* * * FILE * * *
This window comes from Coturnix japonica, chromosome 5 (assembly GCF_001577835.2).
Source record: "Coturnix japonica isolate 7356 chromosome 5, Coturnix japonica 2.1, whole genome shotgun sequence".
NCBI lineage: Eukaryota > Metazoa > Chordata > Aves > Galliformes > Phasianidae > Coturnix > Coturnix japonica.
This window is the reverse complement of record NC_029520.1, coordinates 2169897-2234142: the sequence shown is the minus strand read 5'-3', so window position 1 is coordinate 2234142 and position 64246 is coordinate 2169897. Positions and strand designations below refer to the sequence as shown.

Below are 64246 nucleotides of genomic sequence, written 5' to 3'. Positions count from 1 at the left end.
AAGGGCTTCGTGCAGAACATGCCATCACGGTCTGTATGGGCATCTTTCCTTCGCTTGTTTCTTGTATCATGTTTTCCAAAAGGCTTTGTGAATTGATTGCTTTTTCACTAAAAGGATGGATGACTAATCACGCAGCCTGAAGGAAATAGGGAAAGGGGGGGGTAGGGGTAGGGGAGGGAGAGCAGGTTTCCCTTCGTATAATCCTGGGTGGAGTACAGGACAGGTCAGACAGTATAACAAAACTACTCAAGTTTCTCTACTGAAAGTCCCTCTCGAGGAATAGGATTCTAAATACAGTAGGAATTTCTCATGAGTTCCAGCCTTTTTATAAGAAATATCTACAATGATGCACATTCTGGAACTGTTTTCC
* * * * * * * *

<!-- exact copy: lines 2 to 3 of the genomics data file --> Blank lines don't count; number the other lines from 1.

Source record: "Coturnix japonica isolate 7356 chromosome 5, Coturnix japonica 2.1, whole genome shotgun sequence".
NCBI lineage: Eukaryota > Metazoa > Chordata > Aves > Galliformes > Phasianidae > Coturnix > Coturnix japonica.